DC: Here’s the thing: chefs didn’t really have it systematized for the most part. I took the risk and liberty of trying to start fresh and spell out a system that made sense to me as an author and would make sense to me as somebody who didn’t work in a kitchen. So I divined three values that underlie all the behaviors – values and behaviors, that’s what a system is.
The values are preparation, process, and presence. So preparation: obviously, chefs prepare for the plate. Process: chefs are dedicated to process. We feel like process is a drag – I don’t want to do it this way, I want to do it my own way. And presence, which is: stay in present time, stay present with your fellows. Those are the three things that are the most important. There are behaviors that stem from those values, and I lay them out in the book pretty extensively.
What I would do is, whenever I would meet with a chef, I would just run my system by them. After a while, I began to see that chefs thought it was pretty good. Thomas Keller said it best. He said, “You could have a little less, you could have a little more.” Dan Charnas is not a chef. But I feel like I’ve done my work as a journalist to do the best interpretation of this system that will hopefully help chefs think about this and write about it. Because it really is great.
I’ve devoted my life to writing about hip-hop and politics and race and culture. This is a huge left turn for me. But I love it. I think it’s beautiful and elegant, this system. And what’s so tragic is more people don’t teach you how to work, and manage work, and manage a work flow.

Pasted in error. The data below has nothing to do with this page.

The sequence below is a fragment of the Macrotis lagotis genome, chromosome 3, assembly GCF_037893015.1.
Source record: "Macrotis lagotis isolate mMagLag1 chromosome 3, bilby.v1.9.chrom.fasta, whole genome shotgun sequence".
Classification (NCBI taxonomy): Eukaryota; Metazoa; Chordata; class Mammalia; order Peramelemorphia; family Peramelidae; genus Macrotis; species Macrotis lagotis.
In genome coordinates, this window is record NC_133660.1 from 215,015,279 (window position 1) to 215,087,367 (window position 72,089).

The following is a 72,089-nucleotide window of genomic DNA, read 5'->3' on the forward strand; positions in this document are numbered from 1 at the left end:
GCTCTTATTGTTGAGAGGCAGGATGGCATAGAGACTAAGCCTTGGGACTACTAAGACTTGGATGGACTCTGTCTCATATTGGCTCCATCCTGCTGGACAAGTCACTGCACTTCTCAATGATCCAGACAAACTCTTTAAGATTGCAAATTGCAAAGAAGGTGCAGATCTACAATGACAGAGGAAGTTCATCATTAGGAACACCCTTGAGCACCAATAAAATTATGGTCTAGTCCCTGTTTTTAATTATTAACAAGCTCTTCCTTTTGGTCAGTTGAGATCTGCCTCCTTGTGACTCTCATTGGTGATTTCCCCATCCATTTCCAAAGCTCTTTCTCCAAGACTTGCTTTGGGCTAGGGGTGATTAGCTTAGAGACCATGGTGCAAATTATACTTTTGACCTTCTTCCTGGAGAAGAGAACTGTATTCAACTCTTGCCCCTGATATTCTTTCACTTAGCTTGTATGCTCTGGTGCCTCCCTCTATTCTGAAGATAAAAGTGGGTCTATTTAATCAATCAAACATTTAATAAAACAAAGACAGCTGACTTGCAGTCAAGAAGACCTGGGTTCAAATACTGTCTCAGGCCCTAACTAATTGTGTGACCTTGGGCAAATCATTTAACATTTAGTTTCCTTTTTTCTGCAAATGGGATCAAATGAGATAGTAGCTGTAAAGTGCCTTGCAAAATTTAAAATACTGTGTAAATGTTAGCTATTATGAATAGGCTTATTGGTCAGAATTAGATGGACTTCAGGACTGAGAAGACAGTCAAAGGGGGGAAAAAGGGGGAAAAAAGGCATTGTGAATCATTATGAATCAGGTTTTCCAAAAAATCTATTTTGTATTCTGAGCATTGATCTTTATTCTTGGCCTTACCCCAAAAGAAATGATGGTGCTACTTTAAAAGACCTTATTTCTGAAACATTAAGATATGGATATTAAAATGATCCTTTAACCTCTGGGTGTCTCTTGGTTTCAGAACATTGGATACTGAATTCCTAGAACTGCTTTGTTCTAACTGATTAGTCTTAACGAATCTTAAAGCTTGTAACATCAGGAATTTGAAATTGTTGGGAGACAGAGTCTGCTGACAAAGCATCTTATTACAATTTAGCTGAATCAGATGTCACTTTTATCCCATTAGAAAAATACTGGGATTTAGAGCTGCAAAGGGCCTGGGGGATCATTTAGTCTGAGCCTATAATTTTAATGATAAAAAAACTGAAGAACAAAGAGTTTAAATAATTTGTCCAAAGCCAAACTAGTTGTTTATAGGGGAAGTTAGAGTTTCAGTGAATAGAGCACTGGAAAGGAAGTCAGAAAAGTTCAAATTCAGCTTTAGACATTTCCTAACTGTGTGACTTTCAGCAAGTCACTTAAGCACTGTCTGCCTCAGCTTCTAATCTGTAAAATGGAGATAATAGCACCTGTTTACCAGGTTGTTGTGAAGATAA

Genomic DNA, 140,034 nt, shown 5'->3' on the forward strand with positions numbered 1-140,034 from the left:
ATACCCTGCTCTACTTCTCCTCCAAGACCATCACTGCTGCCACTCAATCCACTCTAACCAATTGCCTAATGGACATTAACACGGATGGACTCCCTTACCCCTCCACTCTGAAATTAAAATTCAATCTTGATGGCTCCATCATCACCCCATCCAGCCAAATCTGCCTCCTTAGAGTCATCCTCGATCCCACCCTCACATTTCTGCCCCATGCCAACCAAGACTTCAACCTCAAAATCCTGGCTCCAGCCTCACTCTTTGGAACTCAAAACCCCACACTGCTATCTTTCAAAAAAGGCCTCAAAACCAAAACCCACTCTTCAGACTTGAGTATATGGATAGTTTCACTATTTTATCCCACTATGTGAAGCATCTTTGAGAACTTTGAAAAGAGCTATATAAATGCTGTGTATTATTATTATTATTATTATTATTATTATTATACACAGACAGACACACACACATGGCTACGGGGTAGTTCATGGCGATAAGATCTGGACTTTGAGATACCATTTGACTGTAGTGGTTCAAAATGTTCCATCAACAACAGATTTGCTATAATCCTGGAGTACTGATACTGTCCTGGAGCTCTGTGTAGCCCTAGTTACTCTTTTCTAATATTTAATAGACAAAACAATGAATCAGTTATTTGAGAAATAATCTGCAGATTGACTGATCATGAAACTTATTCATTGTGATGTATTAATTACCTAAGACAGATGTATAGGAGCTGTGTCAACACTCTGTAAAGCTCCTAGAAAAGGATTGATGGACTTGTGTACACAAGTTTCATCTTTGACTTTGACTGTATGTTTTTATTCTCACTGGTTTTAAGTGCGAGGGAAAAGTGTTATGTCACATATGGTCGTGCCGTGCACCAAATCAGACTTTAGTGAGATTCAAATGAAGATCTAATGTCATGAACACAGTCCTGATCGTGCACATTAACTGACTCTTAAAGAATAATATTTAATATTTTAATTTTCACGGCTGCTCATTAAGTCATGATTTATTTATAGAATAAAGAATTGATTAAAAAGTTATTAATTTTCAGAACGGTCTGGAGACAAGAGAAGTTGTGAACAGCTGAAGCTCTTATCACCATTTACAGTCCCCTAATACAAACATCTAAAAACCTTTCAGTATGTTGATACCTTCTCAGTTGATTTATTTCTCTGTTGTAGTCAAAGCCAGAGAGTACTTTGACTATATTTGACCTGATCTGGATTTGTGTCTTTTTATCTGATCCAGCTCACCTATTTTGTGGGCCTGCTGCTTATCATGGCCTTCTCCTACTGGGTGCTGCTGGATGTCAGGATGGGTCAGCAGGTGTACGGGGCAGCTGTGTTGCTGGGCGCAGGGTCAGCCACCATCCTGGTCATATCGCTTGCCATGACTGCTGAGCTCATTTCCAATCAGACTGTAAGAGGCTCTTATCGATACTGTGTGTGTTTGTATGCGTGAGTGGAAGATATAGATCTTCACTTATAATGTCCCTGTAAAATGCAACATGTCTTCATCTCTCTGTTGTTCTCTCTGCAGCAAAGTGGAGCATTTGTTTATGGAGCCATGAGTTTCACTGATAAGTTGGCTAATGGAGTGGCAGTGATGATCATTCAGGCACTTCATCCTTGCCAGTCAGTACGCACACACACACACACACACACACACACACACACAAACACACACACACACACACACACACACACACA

When I was in journalism school at Columbia, they taught me how to report and they taught me how to write. But they didn’t teach me how to handle a work flow. Business schools don’t teach you that. Law schools don’t teach you that. Medical school doesn’t teach you that. The only two places in our culture where they really teach process and planning in addition to the other skills you’re supposed to learn is the military and the culinary, and the culinary is more evolved in many ways than the military because they do it every day.
I just think chefs never thought, “Oh, how do I apply this outside?” Because when you’re swimming in water, it’s unremarkable to you. Mise-en-place is so remarkable to me. It’s so beautiful to me. And I wanted to sing about it. This is the way that I did it. I did it as a journalist.
S: With all the time you spent in restaurant kitchens while researching this book: if you had to jump into a professional kitchen right now, could you work the line?
DC: Oh, probably not, because I don’t have the skills. One of the most embarrassing moments for me was standing in the kitchen of the CIA [Culinary Institute of America] in a working student restaurant, trying to evaluate the skills of the students as the orders were coming in, and I was missing those orders left and right. You really have to develop that behavior of open eyes and ears. That’s something you can do if you practice.
So I am not a practiced chef. I am a practiced journalist. I will report anybody under the table, that’s for sure! [Laughs] But I have too much respect for the line and what people do to even say I would be any good at it.